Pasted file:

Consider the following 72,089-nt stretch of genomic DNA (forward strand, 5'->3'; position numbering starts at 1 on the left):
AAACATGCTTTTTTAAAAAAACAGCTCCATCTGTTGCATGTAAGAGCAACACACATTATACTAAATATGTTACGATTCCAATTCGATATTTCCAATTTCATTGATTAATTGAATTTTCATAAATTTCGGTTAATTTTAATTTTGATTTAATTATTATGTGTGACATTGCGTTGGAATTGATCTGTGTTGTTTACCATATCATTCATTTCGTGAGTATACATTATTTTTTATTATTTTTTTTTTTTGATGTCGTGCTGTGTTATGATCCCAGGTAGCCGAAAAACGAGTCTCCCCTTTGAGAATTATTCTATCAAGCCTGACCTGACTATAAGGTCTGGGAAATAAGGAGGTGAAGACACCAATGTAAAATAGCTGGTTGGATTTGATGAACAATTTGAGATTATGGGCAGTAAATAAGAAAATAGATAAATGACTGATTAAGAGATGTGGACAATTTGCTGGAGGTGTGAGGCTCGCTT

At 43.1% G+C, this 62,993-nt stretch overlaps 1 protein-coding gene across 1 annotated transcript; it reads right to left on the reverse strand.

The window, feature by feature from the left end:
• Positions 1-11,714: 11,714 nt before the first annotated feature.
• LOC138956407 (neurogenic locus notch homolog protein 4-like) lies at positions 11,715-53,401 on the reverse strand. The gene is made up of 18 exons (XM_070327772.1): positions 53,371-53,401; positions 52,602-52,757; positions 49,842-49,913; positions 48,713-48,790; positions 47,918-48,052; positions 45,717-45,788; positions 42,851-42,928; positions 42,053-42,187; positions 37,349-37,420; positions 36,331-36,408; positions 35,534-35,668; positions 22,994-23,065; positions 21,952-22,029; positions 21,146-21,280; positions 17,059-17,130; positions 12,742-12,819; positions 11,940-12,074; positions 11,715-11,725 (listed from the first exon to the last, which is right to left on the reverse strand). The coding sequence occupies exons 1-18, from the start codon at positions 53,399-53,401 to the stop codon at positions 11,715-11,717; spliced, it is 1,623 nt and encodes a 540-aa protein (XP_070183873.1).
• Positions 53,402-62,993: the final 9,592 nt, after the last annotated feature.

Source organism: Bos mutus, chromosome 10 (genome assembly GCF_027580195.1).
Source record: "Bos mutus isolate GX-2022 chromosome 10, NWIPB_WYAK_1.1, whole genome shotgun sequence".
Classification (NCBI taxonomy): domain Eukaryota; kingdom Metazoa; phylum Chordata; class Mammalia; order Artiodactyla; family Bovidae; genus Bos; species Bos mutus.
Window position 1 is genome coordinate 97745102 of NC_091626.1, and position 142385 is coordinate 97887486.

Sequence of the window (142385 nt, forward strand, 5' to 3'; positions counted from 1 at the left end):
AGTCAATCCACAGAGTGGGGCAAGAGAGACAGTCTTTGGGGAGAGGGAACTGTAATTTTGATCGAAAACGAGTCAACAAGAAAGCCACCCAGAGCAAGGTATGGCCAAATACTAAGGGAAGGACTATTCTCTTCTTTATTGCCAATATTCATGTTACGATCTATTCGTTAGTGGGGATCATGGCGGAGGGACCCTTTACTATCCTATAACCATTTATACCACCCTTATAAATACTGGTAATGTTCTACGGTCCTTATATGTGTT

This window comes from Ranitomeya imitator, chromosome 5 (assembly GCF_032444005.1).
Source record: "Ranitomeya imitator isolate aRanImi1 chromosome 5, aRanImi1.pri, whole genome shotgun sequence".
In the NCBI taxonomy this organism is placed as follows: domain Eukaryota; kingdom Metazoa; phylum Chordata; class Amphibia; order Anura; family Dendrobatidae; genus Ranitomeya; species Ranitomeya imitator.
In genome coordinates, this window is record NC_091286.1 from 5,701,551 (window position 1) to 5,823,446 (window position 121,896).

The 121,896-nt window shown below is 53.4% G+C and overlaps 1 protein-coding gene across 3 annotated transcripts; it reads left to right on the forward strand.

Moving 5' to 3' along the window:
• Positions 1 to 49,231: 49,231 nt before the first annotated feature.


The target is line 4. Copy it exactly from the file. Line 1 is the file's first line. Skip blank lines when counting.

The window, feature by feature from the left end: